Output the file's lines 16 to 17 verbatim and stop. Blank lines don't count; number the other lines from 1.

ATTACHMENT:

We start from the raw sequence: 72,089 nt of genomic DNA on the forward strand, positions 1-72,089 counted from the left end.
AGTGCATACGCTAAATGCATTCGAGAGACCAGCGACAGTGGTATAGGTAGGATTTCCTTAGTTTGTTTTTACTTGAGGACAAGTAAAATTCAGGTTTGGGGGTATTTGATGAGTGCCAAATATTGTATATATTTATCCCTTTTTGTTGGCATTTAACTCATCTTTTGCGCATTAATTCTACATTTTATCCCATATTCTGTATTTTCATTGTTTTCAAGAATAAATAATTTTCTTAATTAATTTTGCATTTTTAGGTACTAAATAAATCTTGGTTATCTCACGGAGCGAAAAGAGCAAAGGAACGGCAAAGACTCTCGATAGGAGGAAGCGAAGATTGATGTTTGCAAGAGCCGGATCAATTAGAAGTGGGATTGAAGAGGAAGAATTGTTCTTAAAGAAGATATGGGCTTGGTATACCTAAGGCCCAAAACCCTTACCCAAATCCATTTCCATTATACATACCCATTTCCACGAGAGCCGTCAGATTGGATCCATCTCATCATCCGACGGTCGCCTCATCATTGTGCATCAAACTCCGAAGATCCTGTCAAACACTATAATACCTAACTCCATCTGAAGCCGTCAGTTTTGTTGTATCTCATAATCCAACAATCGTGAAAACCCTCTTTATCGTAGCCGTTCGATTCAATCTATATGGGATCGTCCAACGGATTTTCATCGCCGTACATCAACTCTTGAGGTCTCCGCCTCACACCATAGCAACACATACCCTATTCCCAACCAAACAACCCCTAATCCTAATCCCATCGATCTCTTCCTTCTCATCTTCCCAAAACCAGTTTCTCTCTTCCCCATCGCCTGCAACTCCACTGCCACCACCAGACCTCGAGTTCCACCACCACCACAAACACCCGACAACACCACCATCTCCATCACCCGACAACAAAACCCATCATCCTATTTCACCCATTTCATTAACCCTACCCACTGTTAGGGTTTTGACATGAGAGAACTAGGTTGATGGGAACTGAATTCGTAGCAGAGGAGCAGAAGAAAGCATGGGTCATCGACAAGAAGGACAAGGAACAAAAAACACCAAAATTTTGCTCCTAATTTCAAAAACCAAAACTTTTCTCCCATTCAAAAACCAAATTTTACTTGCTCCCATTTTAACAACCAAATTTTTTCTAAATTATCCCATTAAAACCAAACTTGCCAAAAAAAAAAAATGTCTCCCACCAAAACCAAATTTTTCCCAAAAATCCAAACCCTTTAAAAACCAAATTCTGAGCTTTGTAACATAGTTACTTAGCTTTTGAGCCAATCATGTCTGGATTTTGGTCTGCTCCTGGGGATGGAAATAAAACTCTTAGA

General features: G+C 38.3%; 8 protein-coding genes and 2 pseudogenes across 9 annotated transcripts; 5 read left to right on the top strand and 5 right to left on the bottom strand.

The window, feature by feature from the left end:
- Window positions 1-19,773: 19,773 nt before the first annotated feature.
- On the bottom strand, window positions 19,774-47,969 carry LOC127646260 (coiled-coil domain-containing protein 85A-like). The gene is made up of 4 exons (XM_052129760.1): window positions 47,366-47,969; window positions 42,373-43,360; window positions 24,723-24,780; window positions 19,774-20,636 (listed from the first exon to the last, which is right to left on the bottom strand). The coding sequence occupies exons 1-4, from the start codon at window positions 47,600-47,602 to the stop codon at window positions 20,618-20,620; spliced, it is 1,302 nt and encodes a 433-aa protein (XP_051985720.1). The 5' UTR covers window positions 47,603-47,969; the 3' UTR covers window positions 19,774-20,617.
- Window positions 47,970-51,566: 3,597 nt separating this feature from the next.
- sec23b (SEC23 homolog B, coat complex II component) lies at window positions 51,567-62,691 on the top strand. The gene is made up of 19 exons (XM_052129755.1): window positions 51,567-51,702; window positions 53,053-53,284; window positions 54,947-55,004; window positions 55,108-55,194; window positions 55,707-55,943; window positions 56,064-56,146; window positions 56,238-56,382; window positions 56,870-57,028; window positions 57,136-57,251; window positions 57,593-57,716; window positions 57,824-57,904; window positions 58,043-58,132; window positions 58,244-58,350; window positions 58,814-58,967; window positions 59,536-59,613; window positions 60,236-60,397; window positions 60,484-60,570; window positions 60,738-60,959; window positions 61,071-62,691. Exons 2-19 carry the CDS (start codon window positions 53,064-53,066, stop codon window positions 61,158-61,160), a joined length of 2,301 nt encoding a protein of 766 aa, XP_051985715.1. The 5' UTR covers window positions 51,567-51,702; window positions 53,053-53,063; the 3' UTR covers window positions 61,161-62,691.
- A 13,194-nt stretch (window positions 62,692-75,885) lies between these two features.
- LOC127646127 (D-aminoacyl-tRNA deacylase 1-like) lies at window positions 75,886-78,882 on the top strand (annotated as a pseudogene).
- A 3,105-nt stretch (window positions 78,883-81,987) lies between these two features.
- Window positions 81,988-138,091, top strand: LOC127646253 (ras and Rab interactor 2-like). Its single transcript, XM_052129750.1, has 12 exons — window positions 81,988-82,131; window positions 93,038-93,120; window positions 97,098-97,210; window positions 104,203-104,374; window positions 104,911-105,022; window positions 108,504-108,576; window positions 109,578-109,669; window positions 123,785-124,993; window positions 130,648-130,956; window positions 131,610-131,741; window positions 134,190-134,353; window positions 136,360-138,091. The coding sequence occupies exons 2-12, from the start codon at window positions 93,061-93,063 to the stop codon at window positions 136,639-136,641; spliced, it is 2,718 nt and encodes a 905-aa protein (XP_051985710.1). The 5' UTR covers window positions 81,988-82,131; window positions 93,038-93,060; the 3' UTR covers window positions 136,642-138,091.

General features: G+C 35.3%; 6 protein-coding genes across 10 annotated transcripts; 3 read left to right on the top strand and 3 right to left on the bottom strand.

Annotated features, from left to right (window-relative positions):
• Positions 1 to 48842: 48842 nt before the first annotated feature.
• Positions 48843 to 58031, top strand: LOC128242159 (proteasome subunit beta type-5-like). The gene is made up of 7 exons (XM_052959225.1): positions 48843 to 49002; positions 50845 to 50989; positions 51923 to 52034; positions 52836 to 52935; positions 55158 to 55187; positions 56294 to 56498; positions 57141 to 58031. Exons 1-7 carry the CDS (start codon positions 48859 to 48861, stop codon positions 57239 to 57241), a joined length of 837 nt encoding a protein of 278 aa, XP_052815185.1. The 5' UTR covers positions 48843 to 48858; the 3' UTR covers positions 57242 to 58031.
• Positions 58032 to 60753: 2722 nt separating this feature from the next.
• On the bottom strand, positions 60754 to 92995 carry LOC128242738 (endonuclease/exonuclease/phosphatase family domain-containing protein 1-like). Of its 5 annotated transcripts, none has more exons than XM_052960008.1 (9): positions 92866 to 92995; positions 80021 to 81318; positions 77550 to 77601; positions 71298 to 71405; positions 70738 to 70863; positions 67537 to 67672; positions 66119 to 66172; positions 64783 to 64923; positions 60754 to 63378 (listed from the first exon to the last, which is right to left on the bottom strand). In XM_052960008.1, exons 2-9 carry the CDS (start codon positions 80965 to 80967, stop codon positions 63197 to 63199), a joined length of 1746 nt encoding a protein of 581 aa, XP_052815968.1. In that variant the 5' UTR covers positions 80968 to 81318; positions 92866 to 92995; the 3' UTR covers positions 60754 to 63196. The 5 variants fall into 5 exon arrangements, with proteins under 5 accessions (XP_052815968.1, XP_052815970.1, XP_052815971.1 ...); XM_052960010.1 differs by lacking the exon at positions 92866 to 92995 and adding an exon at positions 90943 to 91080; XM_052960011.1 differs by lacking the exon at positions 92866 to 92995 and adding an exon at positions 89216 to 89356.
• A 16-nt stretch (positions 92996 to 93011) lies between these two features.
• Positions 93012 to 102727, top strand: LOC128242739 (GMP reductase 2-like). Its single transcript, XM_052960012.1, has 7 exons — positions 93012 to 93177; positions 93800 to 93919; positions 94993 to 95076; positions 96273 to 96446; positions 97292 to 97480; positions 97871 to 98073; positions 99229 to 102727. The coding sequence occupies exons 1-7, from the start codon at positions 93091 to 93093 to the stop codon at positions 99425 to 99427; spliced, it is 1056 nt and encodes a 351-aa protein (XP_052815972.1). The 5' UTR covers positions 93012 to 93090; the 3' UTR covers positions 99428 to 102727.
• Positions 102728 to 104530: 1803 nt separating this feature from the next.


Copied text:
• Positions 48843 to 58031, top strand: LOC128242159 (proteasome subunit beta type-5-like). The gene is made up of 7 exons (XM_052959225.1): positions 48843 to 49002; positions 50845 to 50989; positions 51923 to 52034; positions 52836 to 52935; positions 55158 to 55187; positions 56294 to 56498; positions 57141 to 58031. Exons 1-7 carry the CDS (start codon positions 48859 to 48861, stop codon positions 57239 to 57241), a joined length of 837 nt encoding a protein of 278 aa, XP_052815185.1. The 5' UTR covers positions 48843 to 48858; the 3' UTR covers positions 57242 to 58031.
• Positions 58032 to 60753: 2722 nt separating this feature from the next.